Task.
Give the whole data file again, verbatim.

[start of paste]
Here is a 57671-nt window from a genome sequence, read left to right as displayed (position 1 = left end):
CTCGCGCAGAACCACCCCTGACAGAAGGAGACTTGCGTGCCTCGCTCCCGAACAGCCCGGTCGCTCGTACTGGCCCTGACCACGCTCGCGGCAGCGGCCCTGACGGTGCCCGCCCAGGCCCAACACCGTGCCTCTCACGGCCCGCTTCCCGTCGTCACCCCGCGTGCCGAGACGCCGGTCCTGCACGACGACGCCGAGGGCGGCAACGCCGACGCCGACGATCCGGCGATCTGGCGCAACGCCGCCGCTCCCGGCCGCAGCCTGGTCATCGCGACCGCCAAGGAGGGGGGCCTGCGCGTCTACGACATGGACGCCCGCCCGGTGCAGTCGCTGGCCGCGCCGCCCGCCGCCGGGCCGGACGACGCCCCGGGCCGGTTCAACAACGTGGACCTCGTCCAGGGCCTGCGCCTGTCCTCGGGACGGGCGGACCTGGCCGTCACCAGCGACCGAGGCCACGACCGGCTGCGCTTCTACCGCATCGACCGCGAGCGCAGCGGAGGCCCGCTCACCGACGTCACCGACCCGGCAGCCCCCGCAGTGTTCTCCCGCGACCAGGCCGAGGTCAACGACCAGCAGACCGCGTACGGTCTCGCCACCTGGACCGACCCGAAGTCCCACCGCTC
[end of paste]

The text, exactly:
Here is a 57671-nt window from a genome sequence, read left to right as displayed (position 1 = left end):
CTCGCGCAGAACCACCCCTGACAGAAGGAGACTTGCGTGCCTCGCTCCCGAACAGCCCGGTCGCTCGTACTGGCCCTGACCACGCTCGCGGCAGCGGCCCTGACGGTGCCCGCCCAGGCCCAACACCGTGCCTCTCACGGCCCGCTTCCCGTCGTCACCCCGCGTGCCGAGACGCCGGTCCTGCACGACGACGCCGAGGGCGGCAACGCCGACGCCGACGATCCGGCGATCTGGCGCAACGCCGCCGCTCCCGGCCGCAGCCTGGTCATCGCGACCGCCAAGGAGGGGGGCCTGCGCGTCTACGACATGGACGCCCGCCCGGTGCAGTCGCTGGCCGCGCCGCCCGCCGCCGGGCCGGACGACGCCCCGGGCCGGTTCAACAACGTGGACCTCGTCCAGGGCCTGCGCCTGTCCTCGGGACGGGCGGACCTGGCCGTCACCAGCGACCGAGGCCACGACCGGCTGCGCTTCTACCGCATCGACCGCGAGCGCAGCGGAGGCCCGCTCACCGACGTCACCGACCCGGCAGCCCCCGCAGTGTTCTCCCGCGACCAGGCCGAGGTCAACGACCAGCAGACCGCGTACGGTCTCGCCACCTGGACCGACCCGAAGTCCCACCGCTC